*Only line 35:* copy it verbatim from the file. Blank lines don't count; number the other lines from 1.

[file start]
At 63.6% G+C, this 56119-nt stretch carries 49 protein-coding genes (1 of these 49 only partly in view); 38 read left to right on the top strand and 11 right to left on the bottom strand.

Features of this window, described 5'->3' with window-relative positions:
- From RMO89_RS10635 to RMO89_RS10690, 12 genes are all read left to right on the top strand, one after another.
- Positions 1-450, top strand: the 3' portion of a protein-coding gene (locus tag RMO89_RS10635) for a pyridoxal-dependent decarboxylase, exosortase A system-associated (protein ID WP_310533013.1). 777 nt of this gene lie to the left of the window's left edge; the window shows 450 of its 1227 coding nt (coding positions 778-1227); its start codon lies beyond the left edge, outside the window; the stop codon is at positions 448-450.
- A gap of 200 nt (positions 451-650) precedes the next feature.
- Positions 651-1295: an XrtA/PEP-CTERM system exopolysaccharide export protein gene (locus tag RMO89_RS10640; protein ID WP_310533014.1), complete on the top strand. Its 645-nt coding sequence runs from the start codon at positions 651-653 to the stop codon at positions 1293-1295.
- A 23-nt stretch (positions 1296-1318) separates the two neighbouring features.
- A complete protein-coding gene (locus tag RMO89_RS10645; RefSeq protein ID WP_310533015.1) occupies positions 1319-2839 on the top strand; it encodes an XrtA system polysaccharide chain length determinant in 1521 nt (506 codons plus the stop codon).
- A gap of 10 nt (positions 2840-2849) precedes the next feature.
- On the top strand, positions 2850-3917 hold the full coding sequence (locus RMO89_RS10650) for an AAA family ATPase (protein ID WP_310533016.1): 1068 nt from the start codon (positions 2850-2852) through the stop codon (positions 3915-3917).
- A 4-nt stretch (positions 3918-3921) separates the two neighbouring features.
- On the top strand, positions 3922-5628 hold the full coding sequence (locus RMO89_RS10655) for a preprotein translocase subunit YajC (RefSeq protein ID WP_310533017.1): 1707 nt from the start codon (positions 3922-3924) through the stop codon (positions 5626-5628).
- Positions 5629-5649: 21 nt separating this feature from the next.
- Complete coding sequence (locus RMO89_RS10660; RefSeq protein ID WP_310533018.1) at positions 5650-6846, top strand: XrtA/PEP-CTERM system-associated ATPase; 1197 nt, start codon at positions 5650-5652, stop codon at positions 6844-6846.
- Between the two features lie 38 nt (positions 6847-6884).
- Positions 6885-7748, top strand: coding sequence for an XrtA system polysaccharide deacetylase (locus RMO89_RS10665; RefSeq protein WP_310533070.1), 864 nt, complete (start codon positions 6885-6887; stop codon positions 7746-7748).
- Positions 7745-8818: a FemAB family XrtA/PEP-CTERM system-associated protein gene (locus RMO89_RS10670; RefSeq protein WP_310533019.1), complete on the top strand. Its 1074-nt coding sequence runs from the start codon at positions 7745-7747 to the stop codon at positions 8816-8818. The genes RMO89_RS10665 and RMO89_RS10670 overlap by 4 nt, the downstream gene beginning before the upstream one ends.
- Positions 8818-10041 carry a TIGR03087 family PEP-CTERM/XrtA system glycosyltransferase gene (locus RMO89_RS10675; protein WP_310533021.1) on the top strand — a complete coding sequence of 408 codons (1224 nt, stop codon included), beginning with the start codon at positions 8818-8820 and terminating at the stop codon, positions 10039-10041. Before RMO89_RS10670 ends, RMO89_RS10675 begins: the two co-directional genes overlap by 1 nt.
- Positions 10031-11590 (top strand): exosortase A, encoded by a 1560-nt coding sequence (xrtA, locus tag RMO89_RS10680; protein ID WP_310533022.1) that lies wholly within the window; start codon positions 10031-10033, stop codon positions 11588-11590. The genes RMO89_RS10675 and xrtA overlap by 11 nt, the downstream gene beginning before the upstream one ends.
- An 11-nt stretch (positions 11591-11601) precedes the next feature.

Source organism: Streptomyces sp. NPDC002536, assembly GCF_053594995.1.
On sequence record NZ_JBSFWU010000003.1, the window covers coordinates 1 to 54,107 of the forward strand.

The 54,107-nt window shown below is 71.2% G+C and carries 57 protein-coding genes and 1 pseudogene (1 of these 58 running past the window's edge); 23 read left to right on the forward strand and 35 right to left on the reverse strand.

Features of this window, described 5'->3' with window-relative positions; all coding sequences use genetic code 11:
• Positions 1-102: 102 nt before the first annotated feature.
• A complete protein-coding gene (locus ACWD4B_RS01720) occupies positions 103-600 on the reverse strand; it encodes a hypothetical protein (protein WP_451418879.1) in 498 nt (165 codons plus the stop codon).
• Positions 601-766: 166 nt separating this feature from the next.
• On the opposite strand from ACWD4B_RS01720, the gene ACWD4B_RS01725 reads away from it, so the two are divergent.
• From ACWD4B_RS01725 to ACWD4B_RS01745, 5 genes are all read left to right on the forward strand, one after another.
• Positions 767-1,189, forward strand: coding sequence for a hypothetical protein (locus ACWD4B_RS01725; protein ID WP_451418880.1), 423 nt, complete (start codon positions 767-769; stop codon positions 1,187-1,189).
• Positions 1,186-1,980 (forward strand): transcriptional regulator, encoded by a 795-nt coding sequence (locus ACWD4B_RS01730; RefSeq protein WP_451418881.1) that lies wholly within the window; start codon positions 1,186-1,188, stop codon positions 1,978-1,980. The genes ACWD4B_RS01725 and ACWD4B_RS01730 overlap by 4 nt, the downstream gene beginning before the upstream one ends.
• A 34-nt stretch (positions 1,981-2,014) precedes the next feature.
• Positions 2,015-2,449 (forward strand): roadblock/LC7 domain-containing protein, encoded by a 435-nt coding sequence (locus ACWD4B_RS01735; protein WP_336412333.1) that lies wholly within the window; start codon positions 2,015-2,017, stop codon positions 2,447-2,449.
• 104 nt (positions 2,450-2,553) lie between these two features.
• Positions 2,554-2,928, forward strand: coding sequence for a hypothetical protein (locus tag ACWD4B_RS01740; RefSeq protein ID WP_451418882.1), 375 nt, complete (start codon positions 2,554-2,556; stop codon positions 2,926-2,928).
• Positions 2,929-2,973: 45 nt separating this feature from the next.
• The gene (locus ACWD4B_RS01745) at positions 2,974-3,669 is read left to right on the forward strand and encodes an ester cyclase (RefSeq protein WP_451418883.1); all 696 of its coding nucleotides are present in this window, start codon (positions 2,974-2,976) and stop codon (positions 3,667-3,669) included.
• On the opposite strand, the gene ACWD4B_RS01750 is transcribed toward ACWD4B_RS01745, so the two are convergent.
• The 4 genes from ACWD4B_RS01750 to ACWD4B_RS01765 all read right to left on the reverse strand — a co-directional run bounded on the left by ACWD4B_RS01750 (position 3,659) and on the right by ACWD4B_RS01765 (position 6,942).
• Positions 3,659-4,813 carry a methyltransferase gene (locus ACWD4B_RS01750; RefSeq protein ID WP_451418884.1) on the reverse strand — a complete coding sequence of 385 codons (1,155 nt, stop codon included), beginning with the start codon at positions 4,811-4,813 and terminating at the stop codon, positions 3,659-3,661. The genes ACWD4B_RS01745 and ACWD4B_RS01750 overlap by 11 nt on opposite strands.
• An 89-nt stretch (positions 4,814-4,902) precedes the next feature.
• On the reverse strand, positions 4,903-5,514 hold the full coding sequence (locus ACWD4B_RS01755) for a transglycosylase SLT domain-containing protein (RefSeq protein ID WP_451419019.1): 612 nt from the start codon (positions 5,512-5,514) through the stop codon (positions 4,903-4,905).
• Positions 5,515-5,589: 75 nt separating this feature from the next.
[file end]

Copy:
• Positions 2,554-2,928, forward strand: coding sequence for a hypothetical protein (locus tag ACWD4B_RS01740; RefSeq protein ID WP_451418882.1), 375 nt, complete (start codon positions 2,554-2,556; stop codon positions 2,926-2,928).